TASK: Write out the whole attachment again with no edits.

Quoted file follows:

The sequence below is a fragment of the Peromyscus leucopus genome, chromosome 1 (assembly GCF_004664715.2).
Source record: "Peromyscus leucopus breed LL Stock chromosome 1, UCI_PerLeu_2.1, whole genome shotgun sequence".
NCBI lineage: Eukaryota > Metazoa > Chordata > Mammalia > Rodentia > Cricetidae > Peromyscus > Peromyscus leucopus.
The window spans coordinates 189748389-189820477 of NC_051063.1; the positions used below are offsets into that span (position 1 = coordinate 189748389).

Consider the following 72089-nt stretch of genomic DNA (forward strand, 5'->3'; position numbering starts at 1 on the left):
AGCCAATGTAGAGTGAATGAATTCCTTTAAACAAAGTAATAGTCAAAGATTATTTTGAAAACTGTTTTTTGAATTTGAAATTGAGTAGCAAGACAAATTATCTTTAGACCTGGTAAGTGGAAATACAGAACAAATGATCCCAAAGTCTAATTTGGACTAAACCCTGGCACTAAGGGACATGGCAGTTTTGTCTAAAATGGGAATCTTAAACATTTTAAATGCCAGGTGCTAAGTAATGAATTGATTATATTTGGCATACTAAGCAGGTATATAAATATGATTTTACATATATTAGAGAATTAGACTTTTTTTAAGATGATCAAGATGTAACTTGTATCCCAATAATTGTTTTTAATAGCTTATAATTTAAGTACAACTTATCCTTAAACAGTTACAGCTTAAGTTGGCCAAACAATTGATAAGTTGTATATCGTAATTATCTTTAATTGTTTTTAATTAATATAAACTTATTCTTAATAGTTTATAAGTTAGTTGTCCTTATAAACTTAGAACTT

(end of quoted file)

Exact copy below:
The sequence below is a fragment of the Peromyscus leucopus genome, chromosome 1 (assembly GCF_004664715.2).
Source record: "Peromyscus leucopus breed LL Stock chromosome 1, UCI_PerLeu_2.1, whole genome shotgun sequence".
NCBI lineage: Eukaryota > Metazoa > Chordata > Mammalia > Rodentia > Cricetidae > Peromyscus > Peromyscus leucopus.
The window spans coordinates 189748389-189820477 of NC_051063.1; the positions used below are offsets into that span (position 1 = coordinate 189748389).

Consider the following 72089-nt stretch of genomic DNA (forward strand, 5'->3'; position numbering starts at 1 on the left):
AGCCAATGTAGAGTGAATGAATTCCTTTAAACAAAGTAATAGTCAAAGATTATTTTGAAAACTGTTTTTTGAATTTGAAATTGAGTAGCAAGACAAATTATCTTTAGACCTGGTAAGTGGAAATACAGAACAAATGATCCCAAAGTCTAATTTGGACTAAACCCTGGCACTAAGGGACATGGCAGTTTTGTCTAAAATGGGAATCTTAAACATTTTAAATGCCAGGTGCTAAGTAATGAATTGATTATATTTGGCATACTAAGCAGGTATATAAATATGATTTTACATATATTAGAGAATTAGACTTTTTTTAAGATGATCAAGATGTAACTTGTATCCCAATAATTGTTTTTAATAGCTTATAATTTAAGTACAACTTATCCTTAAACAGTTACAGCTTAAGTTGGCCAAACAATTGATAAGTTGTATATCGTAATTATCTTTAATTGTTTTTAATTAATATAAACTTATTCTTAATAGTTTATAAGTTAGTTGTCCTTATAAACTTAGAACTT